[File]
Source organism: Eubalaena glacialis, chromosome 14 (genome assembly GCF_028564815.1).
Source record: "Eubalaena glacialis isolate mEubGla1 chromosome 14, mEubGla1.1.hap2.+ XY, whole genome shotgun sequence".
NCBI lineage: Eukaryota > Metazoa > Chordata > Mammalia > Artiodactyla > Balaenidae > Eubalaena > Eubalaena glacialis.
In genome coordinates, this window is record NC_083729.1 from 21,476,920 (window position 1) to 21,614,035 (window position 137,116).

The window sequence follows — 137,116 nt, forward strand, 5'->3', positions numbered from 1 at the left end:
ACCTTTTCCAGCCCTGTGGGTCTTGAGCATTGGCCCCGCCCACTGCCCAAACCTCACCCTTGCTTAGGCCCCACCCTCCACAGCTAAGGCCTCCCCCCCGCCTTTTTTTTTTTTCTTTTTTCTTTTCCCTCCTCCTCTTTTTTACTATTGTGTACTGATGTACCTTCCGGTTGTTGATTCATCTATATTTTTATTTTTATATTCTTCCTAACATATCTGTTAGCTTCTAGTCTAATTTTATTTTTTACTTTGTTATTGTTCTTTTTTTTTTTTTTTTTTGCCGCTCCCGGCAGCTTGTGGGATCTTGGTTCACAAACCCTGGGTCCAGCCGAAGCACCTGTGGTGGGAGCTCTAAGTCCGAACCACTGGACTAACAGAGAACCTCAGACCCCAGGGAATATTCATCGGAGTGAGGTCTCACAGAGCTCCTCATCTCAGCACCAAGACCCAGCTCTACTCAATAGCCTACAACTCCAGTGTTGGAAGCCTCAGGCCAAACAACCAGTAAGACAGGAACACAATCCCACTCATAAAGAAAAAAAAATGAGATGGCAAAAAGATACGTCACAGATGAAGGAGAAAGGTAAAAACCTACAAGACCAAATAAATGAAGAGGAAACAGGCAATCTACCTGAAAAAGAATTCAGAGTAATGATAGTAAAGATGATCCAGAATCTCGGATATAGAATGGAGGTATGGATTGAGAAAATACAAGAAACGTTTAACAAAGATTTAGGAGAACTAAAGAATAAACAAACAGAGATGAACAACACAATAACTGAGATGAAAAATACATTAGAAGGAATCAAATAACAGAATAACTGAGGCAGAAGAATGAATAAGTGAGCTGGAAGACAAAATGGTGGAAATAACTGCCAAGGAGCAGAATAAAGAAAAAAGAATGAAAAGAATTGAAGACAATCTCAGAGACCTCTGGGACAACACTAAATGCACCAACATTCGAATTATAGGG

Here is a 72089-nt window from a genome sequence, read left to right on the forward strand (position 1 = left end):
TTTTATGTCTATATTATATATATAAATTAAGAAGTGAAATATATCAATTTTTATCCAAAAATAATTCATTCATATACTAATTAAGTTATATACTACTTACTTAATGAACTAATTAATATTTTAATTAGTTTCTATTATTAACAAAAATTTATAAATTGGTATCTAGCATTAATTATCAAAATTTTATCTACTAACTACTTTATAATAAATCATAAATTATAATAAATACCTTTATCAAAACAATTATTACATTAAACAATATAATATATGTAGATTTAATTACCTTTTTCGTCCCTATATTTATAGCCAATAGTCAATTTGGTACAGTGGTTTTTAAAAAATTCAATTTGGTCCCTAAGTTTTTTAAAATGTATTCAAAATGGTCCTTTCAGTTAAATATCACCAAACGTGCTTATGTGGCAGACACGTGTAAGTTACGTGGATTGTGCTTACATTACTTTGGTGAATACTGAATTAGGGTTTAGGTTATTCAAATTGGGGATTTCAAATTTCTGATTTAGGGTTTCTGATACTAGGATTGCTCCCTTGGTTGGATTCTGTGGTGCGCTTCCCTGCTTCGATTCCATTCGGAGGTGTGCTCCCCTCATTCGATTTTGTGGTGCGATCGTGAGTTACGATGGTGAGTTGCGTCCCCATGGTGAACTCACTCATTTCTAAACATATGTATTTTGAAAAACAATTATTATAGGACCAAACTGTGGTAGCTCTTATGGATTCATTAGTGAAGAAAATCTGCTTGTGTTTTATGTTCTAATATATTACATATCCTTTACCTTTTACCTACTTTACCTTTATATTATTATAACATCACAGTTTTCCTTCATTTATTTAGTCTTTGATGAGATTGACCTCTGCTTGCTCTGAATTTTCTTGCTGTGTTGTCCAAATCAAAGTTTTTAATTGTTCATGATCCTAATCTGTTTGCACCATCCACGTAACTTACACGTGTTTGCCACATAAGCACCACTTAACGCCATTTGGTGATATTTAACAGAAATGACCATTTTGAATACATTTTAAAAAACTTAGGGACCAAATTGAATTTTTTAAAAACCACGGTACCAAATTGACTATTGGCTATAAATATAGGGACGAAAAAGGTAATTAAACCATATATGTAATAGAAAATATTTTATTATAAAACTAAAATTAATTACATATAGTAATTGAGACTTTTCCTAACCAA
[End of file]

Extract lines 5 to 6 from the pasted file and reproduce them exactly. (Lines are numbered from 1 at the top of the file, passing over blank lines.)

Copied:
The window sequence follows — 137,116 nt, forward strand, 5'->3', positions numbered from 1 at the left end:
ACCTTTTCCAGCCCTGTGGGTCTTGAGCATTGGCCCCGCCCACTGCCCAAACCTCACCCTTGCTTAGGCCCCACCCTCCACAGCTAAGGCCTCCCCCCCGCCTTTTTTTTTTTTCTTTTTTCTTTTCCCTCCTCCTCTTTTTTACTATTGTGTACTGATGTACCTTCCGGTTGTTGATTCATCTATATTTTTATTTTTATATTCTTCCTAACATATCTGTTAGCTTCTAGTCTAATTTTATTTTTTACTTTGTTATTGTTCTTTTTTTTTTTTTTTTTTGCCGCTCCCGGCAGCTTGTGGGATCTTGGTTCACAAACCCTGGGTCCAGCCGAAGCACCTGTGGTGGGAGCTCTAAGTCCGAACCACTGGACTAACAGAGAACCTCAGACCCCAGGGAATATTCATCGGAGTGAGGTCTCACAGAGCTCCTCATCTCAGCACCAAGACCCAGCTCTACTCAATAGCCTACAACTCCAGTGTTGGAAGCCTCAGGCCAAACAACCAGTAAGACAGGAACACAATCCCACTCATAAAGAAAAAAAAATGAGATGGCAAAAAGATACGTCACAGATGAAGGAGAAAGGTAAAAACCTACAAGACCAAATAAATGAAGAGGAAACAGGCAATCTACCTGAAAAAGAATTCAGAGTAATGATAGTAAAGATGATCCAGAATCTCGGATATAGAATGGAGGTATGGATTGAGAAAATACAAGAAACGTTTAACAAAGATTTAGGAGAACTAAAGAATAAACAAACAGAGATGAACAACACAATAACTGAGATGAAAAATACATTAGAAGGAATCAAATAACAGAATAACTGAGGCAGAAGAATGAATAAGTGAGCTGGAAGACAAAATGGTGGAAATAACTGCCAAGGAGCAGAATAAAGAAAAAAGAATGAAAAGAATTGAAGACAATCTCAGAGACCTCTGGGACAACACTAAATGCACCAACATTCGAATTATAGGG